Red tape prevents Vietnam housing industry recovery

TN News

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With as many as 400 guiding documents on real estate laws and regulations to follow, red tape has become a huge drag on businesses’ efforts to revive the housing market.

Analysts said their repeated calls for paperwork to be reduced has not been heeded and in fact things got worse. The paperwork is among reasons that prevent housing prices from falling back to the rates that obtained before the hot streak that preceded the current slump.

Nguyen Van Duc, vice chairman of the Ho Chi Minh City Real Estate Association, said it often takes firms three to five years or even longer to complete the paperwork, while five or six years ago it used to be just around seven months

Housing prices would fall significantly if the process is cut short by 50-70 percent, he said.

Luu Thi Thanh Mau, general director of housing firm Phuc Khang Corp, said red tape has pushed many firms in the industry -- mostly small and medium-sized businesses which are more vulnerable to the economic situation -- into “passive” mode.

Vu Viet Ngoan, chairman of the National Financial Supervisory Committee, said red tape and the calculation of the “market-based” land-use tax -- which typically results in charges much higher than firms’ estimate – are among the biggest problems for the industry.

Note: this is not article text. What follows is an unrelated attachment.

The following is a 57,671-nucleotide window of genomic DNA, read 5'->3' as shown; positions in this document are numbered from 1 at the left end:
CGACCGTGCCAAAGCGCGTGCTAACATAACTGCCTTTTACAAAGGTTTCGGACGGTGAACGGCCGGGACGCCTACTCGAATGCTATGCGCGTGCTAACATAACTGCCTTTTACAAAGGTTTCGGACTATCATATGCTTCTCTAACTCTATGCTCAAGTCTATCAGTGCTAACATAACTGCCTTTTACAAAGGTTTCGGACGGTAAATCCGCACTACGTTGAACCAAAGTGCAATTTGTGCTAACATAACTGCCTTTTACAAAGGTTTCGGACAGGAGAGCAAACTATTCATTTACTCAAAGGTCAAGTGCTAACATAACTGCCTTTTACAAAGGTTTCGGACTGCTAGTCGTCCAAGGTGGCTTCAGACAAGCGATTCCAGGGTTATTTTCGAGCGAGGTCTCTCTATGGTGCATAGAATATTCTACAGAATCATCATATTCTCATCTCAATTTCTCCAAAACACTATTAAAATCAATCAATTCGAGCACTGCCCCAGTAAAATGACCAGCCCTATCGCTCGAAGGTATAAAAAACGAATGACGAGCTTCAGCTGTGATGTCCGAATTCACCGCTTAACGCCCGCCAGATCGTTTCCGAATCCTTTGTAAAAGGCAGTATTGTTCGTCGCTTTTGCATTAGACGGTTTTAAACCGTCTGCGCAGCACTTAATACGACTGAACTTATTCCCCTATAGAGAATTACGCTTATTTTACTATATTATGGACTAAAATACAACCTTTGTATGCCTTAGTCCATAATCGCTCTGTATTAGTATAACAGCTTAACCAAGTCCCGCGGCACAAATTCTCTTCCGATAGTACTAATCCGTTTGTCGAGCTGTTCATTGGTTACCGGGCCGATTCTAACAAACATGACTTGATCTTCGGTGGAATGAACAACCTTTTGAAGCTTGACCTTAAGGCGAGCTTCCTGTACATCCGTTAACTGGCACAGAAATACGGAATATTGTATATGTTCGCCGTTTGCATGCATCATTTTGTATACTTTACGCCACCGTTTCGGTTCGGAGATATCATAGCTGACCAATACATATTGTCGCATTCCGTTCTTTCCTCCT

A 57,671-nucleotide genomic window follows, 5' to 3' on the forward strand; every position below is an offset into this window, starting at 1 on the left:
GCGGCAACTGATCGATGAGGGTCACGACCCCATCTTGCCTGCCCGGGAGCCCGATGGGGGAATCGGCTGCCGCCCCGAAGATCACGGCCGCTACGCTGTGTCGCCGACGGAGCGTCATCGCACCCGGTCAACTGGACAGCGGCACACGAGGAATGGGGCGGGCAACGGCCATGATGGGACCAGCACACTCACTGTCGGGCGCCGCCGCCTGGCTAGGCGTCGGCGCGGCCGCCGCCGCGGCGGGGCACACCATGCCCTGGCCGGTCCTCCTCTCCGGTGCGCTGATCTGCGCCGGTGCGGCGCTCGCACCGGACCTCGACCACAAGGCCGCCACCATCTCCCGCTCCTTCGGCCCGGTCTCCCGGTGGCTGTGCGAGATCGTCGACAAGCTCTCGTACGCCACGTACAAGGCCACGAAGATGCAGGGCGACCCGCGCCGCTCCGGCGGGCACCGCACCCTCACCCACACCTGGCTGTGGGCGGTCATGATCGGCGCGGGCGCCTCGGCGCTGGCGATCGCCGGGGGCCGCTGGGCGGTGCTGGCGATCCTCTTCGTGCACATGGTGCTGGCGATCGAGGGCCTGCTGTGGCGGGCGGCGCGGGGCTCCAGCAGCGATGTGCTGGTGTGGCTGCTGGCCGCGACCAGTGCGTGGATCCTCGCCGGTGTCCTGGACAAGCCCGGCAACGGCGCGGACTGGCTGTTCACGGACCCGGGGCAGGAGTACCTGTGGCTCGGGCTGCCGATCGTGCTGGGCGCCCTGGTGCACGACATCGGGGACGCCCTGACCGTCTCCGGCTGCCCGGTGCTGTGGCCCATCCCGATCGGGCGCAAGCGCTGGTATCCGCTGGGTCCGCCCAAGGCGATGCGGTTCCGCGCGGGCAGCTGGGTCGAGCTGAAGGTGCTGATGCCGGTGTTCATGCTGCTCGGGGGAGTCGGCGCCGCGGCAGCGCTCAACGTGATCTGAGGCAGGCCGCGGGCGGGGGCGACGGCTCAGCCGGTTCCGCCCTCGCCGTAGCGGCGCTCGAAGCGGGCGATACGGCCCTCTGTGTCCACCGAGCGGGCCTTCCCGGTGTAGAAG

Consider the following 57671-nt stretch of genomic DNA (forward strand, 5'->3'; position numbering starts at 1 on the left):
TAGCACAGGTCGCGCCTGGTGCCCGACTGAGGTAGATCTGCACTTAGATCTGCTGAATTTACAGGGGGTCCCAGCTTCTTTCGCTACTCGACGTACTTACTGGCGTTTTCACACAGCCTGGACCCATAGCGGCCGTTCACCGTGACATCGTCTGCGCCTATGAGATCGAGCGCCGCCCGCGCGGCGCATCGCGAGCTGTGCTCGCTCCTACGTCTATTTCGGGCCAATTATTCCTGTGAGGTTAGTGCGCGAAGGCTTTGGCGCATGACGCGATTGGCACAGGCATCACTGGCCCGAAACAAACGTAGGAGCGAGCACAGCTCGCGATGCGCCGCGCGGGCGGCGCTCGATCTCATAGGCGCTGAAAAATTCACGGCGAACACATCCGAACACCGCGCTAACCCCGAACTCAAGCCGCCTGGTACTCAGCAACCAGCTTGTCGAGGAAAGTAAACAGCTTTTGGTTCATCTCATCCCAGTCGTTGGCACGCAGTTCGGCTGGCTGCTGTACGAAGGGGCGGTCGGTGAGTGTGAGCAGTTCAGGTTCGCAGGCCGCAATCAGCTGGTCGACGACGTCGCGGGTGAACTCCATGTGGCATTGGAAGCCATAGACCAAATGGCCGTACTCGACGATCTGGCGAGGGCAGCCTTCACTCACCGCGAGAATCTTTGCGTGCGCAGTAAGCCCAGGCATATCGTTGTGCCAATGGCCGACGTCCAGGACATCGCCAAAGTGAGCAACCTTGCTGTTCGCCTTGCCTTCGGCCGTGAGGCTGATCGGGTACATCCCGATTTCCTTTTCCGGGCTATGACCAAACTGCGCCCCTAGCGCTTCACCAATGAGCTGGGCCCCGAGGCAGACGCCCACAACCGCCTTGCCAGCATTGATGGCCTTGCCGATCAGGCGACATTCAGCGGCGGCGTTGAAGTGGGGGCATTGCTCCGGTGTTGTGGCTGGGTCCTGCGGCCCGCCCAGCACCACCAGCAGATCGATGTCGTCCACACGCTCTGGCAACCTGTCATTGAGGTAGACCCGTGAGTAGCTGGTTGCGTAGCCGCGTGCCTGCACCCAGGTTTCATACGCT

Analysts blame red tape also or the slow disbursement of the government’s US$1.42-billion cheap loan package.

As of mid-January the program, which targets both buyers and developers of social housing, has committed only VND1.4 trillion ($66.4 million) to 15 businesses after more than six months since it was begun.

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Another VND720 billion has been promised to around 1,990 home buyers.

The total amount represents less than 8 percent of the package.

Ongoing efforts   

Earlier this year Deputy Minister of Construction Nguyen Tran Nam told the media that prices in most housing segments have fallen by 10-30 percent since 2011.

The market has shifted its focus to genuine buyers with the majority of supply coming in the mid-priced and cheap segments costing VND12-17 million ($570-810) or even VND10 million per square meter rather than the average of around VND20 million before the slump.

Sales by volume last quarter doubled from the first quarter of 2013.

Tran Nhu Trung, deputy director of Savills Hanoi, said the market is gradually inching up but is still very far from the peak period when up to 90 out of every 100 housing units hitting the market were sold within a quarter.

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